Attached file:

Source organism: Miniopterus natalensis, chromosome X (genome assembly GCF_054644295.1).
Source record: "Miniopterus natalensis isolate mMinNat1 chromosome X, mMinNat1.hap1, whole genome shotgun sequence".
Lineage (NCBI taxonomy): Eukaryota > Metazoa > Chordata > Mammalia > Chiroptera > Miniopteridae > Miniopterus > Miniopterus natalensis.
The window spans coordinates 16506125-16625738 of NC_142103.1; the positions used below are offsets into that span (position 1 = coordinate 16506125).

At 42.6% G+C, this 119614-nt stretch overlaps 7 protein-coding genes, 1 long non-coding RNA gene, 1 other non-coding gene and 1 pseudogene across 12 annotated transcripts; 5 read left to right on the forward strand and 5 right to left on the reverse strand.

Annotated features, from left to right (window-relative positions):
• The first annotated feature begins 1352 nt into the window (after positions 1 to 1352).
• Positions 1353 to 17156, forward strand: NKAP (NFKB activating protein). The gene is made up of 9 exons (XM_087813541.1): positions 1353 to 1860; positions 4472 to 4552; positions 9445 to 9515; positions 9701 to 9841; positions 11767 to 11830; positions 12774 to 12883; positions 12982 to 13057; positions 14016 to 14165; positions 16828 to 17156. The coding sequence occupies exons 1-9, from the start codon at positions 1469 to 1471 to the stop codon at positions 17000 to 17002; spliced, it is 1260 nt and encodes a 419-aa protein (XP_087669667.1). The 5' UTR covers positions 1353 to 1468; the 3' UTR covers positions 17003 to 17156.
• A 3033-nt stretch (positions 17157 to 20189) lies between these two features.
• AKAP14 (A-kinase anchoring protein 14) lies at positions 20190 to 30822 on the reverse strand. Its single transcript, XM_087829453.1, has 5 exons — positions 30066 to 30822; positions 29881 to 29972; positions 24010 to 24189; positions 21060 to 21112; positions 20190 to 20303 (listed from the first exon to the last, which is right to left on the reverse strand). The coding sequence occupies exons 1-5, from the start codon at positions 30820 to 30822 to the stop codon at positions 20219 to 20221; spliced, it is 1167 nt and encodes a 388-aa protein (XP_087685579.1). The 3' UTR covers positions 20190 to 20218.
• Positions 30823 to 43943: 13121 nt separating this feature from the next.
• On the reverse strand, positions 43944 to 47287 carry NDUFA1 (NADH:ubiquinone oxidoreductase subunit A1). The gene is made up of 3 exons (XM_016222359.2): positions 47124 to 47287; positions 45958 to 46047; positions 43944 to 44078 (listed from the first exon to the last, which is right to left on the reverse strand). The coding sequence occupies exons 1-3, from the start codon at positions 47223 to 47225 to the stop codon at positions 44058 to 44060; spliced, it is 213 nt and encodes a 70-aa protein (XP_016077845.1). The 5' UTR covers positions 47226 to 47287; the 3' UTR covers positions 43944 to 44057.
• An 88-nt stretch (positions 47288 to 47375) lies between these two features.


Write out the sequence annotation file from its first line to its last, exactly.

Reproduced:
Source organism: Miniopterus natalensis, chromosome X (genome assembly GCF_054644295.1).
Source record: "Miniopterus natalensis isolate mMinNat1 chromosome X, mMinNat1.hap1, whole genome shotgun sequence".
Lineage (NCBI taxonomy): Eukaryota > Metazoa > Chordata > Mammalia > Chiroptera > Miniopteridae > Miniopterus > Miniopterus natalensis.
The window spans coordinates 16506125-16625738 of NC_142103.1; the positions used below are offsets into that span (position 1 = coordinate 16506125).

At 42.6% G+C, this 119614-nt stretch overlaps 7 protein-coding genes, 1 long non-coding RNA gene, 1 other non-coding gene and 1 pseudogene across 12 annotated transcripts; 5 read left to right on the forward strand and 5 right to left on the reverse strand.

Annotated features, from left to right (window-relative positions):
• The first annotated feature begins 1352 nt into the window (after positions 1 to 1352).
• Positions 1353 to 17156, forward strand: NKAP (NFKB activating protein). The gene is made up of 9 exons (XM_087813541.1): positions 1353 to 1860; positions 4472 to 4552; positions 9445 to 9515; positions 9701 to 9841; positions 11767 to 11830; positions 12774 to 12883; positions 12982 to 13057; positions 14016 to 14165; positions 16828 to 17156. The coding sequence occupies exons 1-9, from the start codon at positions 1469 to 1471 to the stop codon at positions 17000 to 17002; spliced, it is 1260 nt and encodes a 419-aa protein (XP_087669667.1). The 5' UTR covers positions 1353 to 1468; the 3' UTR covers positions 17003 to 17156.
• A 3033-nt stretch (positions 17157 to 20189) lies between these two features.
• AKAP14 (A-kinase anchoring protein 14) lies at positions 20190 to 30822 on the reverse strand. Its single transcript, XM_087829453.1, has 5 exons — positions 30066 to 30822; positions 29881 to 29972; positions 24010 to 24189; positions 21060 to 21112; positions 20190 to 20303 (listed from the first exon to the last, which is right to left on the reverse strand). The coding sequence occupies exons 1-5, from the start codon at positions 30820 to 30822 to the stop codon at positions 20219 to 20221; spliced, it is 1167 nt and encodes a 388-aa protein (XP_087685579.1). The 3' UTR covers positions 20190 to 20218.
• Positions 30823 to 43943: 13121 nt separating this feature from the next.
• On the reverse strand, positions 43944 to 47287 carry NDUFA1 (NADH:ubiquinone oxidoreductase subunit A1). The gene is made up of 3 exons (XM_016222359.2): positions 47124 to 47287; positions 45958 to 46047; positions 43944 to 44078 (listed from the first exon to the last, which is right to left on the reverse strand). The coding sequence occupies exons 1-3, from the start codon at positions 47223 to 47225 to the stop codon at positions 44058 to 44060; spliced, it is 213 nt and encodes a 70-aa protein (XP_016077845.1). The 5' UTR covers positions 47226 to 47287; the 3' UTR covers positions 43944 to 44057.
• An 88-nt stretch (positions 47288 to 47375) lies between these two features.